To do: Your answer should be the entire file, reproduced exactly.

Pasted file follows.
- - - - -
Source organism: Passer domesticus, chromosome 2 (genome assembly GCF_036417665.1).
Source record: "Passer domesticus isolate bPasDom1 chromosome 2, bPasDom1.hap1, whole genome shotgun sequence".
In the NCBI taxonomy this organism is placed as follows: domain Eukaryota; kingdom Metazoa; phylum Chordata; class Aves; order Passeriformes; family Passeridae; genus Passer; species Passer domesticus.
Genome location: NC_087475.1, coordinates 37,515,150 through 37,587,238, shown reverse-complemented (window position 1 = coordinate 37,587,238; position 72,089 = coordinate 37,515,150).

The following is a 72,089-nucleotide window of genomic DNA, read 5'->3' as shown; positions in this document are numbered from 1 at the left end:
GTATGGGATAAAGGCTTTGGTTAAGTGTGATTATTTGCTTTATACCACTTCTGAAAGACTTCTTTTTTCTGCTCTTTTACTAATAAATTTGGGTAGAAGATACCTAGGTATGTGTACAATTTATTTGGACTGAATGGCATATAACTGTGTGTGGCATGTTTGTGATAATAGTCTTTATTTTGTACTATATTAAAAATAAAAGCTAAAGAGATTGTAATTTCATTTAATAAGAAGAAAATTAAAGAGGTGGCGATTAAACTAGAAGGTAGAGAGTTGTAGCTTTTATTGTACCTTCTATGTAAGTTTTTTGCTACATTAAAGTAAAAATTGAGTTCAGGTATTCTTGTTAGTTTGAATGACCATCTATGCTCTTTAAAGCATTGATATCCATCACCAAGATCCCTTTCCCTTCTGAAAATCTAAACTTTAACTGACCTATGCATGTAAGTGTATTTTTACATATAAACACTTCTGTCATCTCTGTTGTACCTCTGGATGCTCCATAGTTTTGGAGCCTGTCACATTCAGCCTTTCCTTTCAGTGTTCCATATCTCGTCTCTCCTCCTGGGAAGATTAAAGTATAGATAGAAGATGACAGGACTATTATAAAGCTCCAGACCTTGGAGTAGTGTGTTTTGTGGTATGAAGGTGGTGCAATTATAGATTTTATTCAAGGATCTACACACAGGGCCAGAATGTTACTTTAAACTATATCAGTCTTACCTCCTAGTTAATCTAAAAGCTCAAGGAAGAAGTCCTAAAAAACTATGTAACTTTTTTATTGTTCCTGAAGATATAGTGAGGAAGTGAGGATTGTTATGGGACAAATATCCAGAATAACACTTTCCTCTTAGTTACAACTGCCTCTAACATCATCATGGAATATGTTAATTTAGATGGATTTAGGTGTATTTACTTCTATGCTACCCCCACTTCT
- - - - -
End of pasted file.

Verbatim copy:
Source organism: Passer domesticus, chromosome 2 (genome assembly GCF_036417665.1).
Source record: "Passer domesticus isolate bPasDom1 chromosome 2, bPasDom1.hap1, whole genome shotgun sequence".
In the NCBI taxonomy this organism is placed as follows: domain Eukaryota; kingdom Metazoa; phylum Chordata; class Aves; order Passeriformes; family Passeridae; genus Passer; species Passer domesticus.
Genome location: NC_087475.1, coordinates 37,515,150 through 37,587,238, shown reverse-complemented (window position 1 = coordinate 37,587,238; position 72,089 = coordinate 37,515,150).

The following is a 72,089-nucleotide window of genomic DNA, read 5'->3' as shown; positions in this document are numbered from 1 at the left end:
GTATGGGATAAAGGCTTTGGTTAAGTGTGATTATTTGCTTTATACCACTTCTGAAAGACTTCTTTTTTCTGCTCTTTTACTAATAAATTTGGGTAGAAGATACCTAGGTATGTGTACAATTTATTTGGACTGAATGGCATATAACTGTGTGTGGCATGTTTGTGATAATAGTCTTTATTTTGTACTATATTAAAAATAAAAGCTAAAGAGATTGTAATTTCATTTAATAAGAAGAAAATTAAAGAGGTGGCGATTAAACTAGAAGGTAGAGAGTTGTAGCTTTTATTGTACCTTCTATGTAAGTTTTTTGCTACATTAAAGTAAAAATTGAGTTCAGGTATTCTTGTTAGTTTGAATGACCATCTATGCTCTTTAAAGCATTGATATCCATCACCAAGATCCCTTTCCCTTCTGAAAATCTAAACTTTAACTGACCTATGCATGTAAGTGTATTTTTACATATAAACACTTCTGTCATCTCTGTTGTACCTCTGGATGCTCCATAGTTTTGGAGCCTGTCACATTCAGCCTTTCCTTTCAGTGTTCCATATCTCGTCTCTCCTCCTGGGAAGATTAAAGTATAGATAGAAGATGACAGGACTATTATAAAGCTCCAGACCTTGGAGTAGTGTGTTTTGTGGTATGAAGGTGGTGCAATTATAGATTTTATTCAAGGATCTACACACAGGGCCAGAATGTTACTTTAAACTATATCAGTCTTACCTCCTAGTTAATCTAAAAGCTCAAGGAAGAAGTCCTAAAAAACTATGTAACTTTTTTATTGTTCCTGAAGATATAGTGAGGAAGTGAGGATTGTTATGGGACAAATATCCAGAATAACACTTTCCTCTTAGTTACAACTGCCTCTAACATCATCATGGAATATGTTAATTTAGATGGATTTAGGTGTATTTACTTCTATGCTACCCCCACTTCT